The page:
If ever there was an example of double standards in politics, then the recent announcement by Education Minister Lynne Kosky about establishing an elite sports academy in the western suburbs of Melbourne takes the guernsey.
Kosky is reported as agreeing to establish a specialist sports school, to be opened in 2007, on the basis that such a school would allow sports-minded students to train at the highest level.
One can only assume that existing government schools fail in this regard and that the Bracks Government now agrees that a "one-size-fits-all" approach to school education has failed. So much for the ideal of comprehensive secondary schools where the needs of all-comers are met with the same curriculum.
The contradiction, of course, is that while it is now OK to have a secondary school specialising in sport, where students compete for entry and where the curriculum is tailored to meet students' unique demands, the State Government has failed to extend the policy to the academic side of the curriculum.
Competition and excellence in sport is acceptable: unfortunately, the same incentive for academically able students is sadly lacking. Over the past 12 months, not only has Kosky withdrawn funding from the Government's gifted students program, she has also refused permission for schools outside the program to become involved.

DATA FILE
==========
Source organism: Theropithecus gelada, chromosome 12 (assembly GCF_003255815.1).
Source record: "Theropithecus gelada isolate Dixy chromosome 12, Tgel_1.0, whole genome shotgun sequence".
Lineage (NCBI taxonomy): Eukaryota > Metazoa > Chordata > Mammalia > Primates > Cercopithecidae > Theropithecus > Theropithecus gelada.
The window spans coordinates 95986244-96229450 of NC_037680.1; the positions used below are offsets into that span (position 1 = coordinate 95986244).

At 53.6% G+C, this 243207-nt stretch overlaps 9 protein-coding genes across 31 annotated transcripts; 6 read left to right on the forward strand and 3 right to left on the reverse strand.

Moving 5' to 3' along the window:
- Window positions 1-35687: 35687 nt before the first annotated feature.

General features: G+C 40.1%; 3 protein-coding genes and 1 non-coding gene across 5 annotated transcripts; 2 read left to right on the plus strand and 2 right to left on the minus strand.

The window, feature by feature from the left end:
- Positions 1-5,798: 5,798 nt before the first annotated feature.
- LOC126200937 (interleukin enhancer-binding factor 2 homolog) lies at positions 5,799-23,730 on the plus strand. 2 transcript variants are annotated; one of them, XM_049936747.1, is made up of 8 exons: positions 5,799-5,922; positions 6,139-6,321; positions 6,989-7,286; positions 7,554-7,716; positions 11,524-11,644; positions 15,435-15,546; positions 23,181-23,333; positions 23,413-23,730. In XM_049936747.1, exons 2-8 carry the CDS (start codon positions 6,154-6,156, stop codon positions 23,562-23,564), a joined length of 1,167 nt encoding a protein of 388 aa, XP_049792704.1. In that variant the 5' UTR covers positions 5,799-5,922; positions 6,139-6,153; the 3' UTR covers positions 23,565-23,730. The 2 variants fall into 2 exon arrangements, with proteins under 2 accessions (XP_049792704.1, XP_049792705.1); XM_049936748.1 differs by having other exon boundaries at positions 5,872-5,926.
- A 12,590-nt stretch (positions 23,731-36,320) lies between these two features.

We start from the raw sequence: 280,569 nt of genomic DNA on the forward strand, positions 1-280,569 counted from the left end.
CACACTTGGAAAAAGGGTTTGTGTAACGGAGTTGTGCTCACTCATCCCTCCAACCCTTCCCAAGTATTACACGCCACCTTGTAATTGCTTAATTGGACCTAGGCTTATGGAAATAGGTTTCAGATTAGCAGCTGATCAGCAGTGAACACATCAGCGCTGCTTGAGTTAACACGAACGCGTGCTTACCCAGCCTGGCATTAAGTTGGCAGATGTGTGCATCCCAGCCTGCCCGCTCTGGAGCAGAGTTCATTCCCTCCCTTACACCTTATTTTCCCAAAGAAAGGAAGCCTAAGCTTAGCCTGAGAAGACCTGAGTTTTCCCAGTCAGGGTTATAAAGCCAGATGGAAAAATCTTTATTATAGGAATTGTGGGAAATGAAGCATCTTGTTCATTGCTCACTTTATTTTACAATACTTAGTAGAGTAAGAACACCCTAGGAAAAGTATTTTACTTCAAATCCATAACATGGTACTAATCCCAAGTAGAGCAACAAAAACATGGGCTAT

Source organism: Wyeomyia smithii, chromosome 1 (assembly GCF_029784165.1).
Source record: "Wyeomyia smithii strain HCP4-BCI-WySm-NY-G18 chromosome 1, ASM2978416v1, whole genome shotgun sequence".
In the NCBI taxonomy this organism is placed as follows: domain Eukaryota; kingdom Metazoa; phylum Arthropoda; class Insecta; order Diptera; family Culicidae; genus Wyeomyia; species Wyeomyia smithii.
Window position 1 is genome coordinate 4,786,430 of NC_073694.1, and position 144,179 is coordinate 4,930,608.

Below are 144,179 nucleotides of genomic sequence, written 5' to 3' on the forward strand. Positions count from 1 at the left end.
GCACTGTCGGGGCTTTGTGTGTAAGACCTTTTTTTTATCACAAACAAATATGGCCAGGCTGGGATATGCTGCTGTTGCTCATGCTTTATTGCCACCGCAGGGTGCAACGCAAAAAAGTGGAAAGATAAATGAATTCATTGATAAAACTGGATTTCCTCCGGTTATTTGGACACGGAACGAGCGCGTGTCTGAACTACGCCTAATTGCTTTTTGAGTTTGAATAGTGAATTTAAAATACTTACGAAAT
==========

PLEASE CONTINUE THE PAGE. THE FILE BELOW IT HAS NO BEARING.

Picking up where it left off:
Since the election of the Cain and Kirner Governments some years ago, Labor Party policy has consistently downgraded academic excellence and competition. The Victorian Certificate of Education, in its original form, was intended to promote greater equity and social justice by reducing the emphasis on competitive, graded assessment.
Given the policy of the state branch of the Australian Education Union, the Government's reticence when it comes to promoting academic excellence and specialist academic programs is understandable. The AEU is firmly opposed to gifted programs or allowing schools to compete for students by having selective entry.
The union argues that the school curriculum must be premised on co-operation rather than competition and that allowing selective government schools to pick the more able students will mean that other state schools will suffer.
Ignored is the reality that parents are voting with their feet and turning to non-government schools in the search for stronger academic standards and better examination results - especially at year 12, where 40 per cent of Victorian students now attend independent schools.
In Victoria, only Melbourne High School and MacRobertson Girls High School are fully fledged selective high schools where academically minded students sit an entrance examination for entry at year 9.
Compare Victoria's situation with that of NSW. There are 30 academically selective high schools in NSW and last month about 14,000 students sat examinations seeking entry to the school of their choice.
Not only do these selective high schools represent a strong, viable alternative to the NSW independent school system but, unlike the situation in Victoria, NSW selective high schools consistently outperform non-government schools at year 12.
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